I, like probably many other people, take free online content for granted. Yes, it’s still technically free even if you have to scroll past some obnoxious ads. I’m talking about sites like Twitter and Tumblr, specifically, Tumblr. I followed the Princess of Cambridge coverage largely on Tumblr because the American press just wasn’t very interested, and most of what I saw on Twitter was kvetching and general petulance, as if this child less than 12 hours old was responsible for everything done by her ancestors and family.
I did get an alert from a Twitter account about the birth. Then I found out about the activity around the Lindo Wing from people on Tumblr. I even watched the proud parents step out for the obligatory presentation of the newborn princess to the crowds and the press on via livestream. I didn’t have to pay for that. People put their own time and trouble into all of that: the livestream, the photos, the up-to-the-minute information. They did it because they were obviously fascinated with the entire event, but also because they wanted to share their passion with others. They wanted to give others, like me, information we wouldn’t have otherwise known.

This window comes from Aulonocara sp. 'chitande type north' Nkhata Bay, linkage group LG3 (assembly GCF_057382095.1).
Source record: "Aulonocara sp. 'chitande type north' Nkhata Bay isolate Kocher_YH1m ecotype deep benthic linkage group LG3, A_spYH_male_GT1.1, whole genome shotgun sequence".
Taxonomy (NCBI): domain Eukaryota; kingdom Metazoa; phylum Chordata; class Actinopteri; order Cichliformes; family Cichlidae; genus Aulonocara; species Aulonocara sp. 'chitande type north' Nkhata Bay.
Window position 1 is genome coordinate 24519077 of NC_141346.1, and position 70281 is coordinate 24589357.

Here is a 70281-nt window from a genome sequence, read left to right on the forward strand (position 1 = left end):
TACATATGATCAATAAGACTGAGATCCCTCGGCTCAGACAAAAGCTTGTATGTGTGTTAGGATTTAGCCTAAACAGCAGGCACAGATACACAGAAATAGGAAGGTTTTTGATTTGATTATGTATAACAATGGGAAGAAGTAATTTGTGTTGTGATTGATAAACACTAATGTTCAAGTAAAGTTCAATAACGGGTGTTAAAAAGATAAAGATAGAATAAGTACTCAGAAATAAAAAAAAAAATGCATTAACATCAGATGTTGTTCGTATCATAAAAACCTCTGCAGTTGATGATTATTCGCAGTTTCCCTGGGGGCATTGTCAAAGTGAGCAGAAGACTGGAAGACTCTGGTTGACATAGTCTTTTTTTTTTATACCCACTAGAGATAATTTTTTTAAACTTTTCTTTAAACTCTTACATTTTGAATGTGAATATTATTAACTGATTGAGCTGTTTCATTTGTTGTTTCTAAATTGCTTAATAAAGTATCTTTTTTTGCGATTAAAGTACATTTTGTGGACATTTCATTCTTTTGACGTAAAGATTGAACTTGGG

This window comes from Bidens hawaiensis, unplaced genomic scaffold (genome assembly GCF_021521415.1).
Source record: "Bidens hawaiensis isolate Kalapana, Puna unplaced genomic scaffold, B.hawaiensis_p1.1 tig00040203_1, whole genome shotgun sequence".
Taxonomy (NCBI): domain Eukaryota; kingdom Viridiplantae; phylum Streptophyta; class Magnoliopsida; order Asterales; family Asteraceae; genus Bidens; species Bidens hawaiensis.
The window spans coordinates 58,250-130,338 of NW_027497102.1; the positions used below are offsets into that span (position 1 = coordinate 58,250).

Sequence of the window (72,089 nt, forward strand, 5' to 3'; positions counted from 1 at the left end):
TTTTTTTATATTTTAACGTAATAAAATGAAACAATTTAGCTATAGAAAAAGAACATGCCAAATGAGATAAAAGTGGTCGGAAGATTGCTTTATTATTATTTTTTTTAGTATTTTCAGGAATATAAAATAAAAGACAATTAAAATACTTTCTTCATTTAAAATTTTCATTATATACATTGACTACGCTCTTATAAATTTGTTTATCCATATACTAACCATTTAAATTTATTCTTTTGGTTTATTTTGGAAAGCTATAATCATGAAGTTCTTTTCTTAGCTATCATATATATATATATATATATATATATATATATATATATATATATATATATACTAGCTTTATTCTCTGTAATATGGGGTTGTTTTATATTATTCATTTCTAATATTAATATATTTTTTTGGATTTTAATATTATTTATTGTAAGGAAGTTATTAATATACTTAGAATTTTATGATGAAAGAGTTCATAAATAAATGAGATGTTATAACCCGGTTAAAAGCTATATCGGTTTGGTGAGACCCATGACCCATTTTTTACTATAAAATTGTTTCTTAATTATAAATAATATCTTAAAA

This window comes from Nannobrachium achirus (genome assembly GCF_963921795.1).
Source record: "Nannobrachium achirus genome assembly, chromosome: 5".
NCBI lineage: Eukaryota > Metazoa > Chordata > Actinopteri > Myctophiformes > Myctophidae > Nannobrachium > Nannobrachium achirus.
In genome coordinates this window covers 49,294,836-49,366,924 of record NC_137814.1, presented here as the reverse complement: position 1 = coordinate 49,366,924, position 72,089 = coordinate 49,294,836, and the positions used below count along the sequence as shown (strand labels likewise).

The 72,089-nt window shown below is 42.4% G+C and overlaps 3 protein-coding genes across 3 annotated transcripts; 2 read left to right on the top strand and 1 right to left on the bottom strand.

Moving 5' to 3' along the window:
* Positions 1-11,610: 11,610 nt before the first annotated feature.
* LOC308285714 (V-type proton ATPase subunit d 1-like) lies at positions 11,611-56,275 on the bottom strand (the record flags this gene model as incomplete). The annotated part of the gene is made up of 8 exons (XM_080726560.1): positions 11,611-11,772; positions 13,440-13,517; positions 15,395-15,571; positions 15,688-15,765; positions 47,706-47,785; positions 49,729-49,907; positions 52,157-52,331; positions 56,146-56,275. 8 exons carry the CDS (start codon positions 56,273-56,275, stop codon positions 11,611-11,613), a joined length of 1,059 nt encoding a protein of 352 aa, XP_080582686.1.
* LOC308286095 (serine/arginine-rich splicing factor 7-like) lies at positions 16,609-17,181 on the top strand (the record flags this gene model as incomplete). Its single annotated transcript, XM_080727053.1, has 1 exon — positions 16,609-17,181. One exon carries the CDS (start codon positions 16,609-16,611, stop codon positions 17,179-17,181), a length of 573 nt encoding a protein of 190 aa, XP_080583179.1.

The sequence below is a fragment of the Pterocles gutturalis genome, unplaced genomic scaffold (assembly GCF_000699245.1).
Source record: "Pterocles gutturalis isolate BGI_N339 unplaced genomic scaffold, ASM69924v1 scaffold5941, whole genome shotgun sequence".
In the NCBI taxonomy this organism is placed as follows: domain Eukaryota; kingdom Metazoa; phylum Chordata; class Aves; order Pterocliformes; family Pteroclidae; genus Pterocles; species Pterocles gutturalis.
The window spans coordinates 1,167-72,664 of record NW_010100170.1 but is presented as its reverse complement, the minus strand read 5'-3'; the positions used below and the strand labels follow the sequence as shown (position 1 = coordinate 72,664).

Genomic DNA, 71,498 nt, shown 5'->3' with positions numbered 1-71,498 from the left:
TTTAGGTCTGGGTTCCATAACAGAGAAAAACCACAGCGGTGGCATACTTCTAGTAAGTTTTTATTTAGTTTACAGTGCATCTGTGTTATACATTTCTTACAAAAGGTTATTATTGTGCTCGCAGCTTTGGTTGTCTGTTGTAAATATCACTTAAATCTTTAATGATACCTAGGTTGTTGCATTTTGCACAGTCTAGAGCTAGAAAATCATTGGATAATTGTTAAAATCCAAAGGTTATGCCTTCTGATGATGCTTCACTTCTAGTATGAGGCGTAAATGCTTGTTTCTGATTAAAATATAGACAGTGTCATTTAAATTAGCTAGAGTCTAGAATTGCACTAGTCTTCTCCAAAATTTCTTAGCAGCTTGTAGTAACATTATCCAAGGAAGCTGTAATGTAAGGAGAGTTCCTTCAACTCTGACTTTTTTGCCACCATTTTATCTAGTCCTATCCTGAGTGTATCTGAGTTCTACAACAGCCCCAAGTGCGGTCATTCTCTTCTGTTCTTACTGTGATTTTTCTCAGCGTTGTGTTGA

This isn’t just a post about the people who provided the Baby Cambridge 2.0 coverage yesterday. This is a post about all the educational blogs, all the animal welfare blogs, all the health support groups, all the book blogs and groups, even all the entertainment blogs. People are behind all these blogs. Many of them are receiving no compensation. Many of them don’t show their faces or use their real names.
I am so grateful that these people give us this content for free. So, thank you.